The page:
A man who pointed a gun at a New York City bus driver and threatened a bus full of passengers in 2019 will spend seven years in state prison, a judge ruled Wednesday.
In a courtroom full of New York City bus drivers, acting New York County Supreme Court Judge Daniel P. Conviser sentenced Tony Burnett, 31, after a jury convicted him of second degree criminal possession of a weapon on Aug. 25.
“This was an extraordinarily dangerous crime,” Conviser said. “I think you’re suffering from some severe mental health issues [but] that doesn’t excuse your conduct.”
Burnett attempted to board an M11 bus at 86th and Columbus around 8 a.m. on Aug. 8, 2019, but when the bus pulled away without him, Burnett got in a taxi and followed it. At the next block, Burnett exited the taxi and began screaming at the driver, Michael Haynes, 58, pointing a gun at him from outside the bus. There were 45 passengers on board at the time, Assistant District Attorney Rachel Polsner said in court.
“He put me and the people on that bus’s lives in jeopardy,” Haynes said in an interview outside the courtroom. “I thank God every day that he didn’t fire that weapon.”
Burnett’s arraignment and criminal trial came amid a 47% uptick in transit crimes over the past two years, according to data from the New York Police Department. This past June, New York Governor Kathy Hochul signed legislation expanding transit workers protected by existing crime legislation.
Burnett’s arraignment was attended by then-New York City Transit Authority president Andy Byford and Metropolitan Transportation Authority Bus President Craig Cipriano, according to transportation union representatives.
“My operators, our colleagues, the union members, do not come to work to get assaulted, they do not come to work to get threatened, they do not come to work to get spat at,” Byford said at the time, according to the New York Post.
Fourteen members of the union were present at Wednesday’s sentencing.
“An injury to one is an injury to all,” operators division Chair Sean Battaglia said in an interview after the sentencing. “Even though it happened to our brother Michael Haynes, it affects everyone. It affects every bus driver.”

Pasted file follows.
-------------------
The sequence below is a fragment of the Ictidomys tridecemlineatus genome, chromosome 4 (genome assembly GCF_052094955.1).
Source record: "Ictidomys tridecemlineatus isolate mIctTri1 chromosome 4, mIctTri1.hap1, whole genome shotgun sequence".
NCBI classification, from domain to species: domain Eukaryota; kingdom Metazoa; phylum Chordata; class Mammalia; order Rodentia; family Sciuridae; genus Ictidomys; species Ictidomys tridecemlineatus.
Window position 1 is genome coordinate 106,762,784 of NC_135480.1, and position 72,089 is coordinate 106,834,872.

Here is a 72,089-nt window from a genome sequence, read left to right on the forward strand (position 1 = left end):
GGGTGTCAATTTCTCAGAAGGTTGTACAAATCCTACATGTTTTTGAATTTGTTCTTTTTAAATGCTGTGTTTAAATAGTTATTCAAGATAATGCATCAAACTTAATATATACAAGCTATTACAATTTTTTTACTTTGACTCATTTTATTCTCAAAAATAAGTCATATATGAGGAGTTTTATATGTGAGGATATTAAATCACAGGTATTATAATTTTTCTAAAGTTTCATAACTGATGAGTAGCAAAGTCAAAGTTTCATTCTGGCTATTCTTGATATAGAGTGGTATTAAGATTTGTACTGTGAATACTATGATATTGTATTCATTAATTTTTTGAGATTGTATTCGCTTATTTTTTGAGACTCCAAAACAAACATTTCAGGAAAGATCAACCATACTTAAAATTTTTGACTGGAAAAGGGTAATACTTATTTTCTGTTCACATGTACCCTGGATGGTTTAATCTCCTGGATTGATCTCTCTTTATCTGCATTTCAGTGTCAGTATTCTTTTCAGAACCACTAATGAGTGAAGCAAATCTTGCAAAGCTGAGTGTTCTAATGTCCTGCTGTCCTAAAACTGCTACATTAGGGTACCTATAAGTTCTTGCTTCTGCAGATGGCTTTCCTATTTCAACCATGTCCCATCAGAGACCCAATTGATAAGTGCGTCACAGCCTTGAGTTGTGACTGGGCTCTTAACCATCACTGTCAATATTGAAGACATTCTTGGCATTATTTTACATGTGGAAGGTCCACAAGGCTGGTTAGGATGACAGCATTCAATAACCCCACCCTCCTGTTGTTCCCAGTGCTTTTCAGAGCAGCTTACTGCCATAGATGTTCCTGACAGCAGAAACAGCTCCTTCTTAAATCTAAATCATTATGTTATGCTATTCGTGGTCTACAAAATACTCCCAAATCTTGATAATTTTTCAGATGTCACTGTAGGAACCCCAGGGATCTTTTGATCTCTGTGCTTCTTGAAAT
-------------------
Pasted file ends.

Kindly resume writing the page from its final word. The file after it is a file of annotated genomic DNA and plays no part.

In court, Conviser asked Burnett if he wanted to say anything before his sentence was read. Burnett spoke for about fifteen minutes, wandering through an array of subjects such as his desires to start a YouTube channel and perceived slights against him, before the judge moved forward with the sentencing. He did not address or reference the bus driver or city drivers in the court room.
Polsner noted in her pre-sentencing statement that the jury did not find Burnett’s testimony in the trial to be credible. She also said that Burnett had not “accepted responsibility” or “accepted guilt.”
“He testified untruthfully under oath,” Polsner said. “The jurors sent back a note: ‘What do we do if we don’t find his testimony to be credible?’”
Burnett’s attorney, Susan Calvello, said that her client had been “diagnosed as schizophrenic.”
She asked the court to consider the effects that imprisonment would have on Burnett given his diagnosis.
Polsner asked for a nine year sentence, citing Burnett’s criminal record. She said that he was given a plea for a nonviolent felony in 2015 after stabbing a man twice in the stomach and punching a witness that tried to call 911.
Polsner also told the court that Burnett had been arrested three times at the end of July and beginning of August for petit larceny, attempted robbery and attempted robbery with a firearm. In the last incident, Burnett allegedly told someone that he would “blow their brains out if they would not give him money.”
Burnett was involved in a slashing incident while he was held at Rikers, Polsner said in court.
(Calvello noted in court that criminal charges have not been filed in that incident.)
In an interview after the sentencing, Haynes spoke about continuing to drive the M11 bus.
“I actually drove the route once or twice when I first got back to work,” Haynes said. “I’m not
going to drive with fear but that thought is on your mind, it’s always there.”
Haynes testified in Burnett’s criminal trial. He spoke of the importance of the seven year
“I’m hoping that it’ll change his mind,” Haynes said. “This is a young man wasting his life in
crime. I hope it’ll change his life around.”
About the author(s)
Sammy Sussman is a former University of Michigan student reporter and current Stabile Investigative Fellow at the Columbia Journalism School.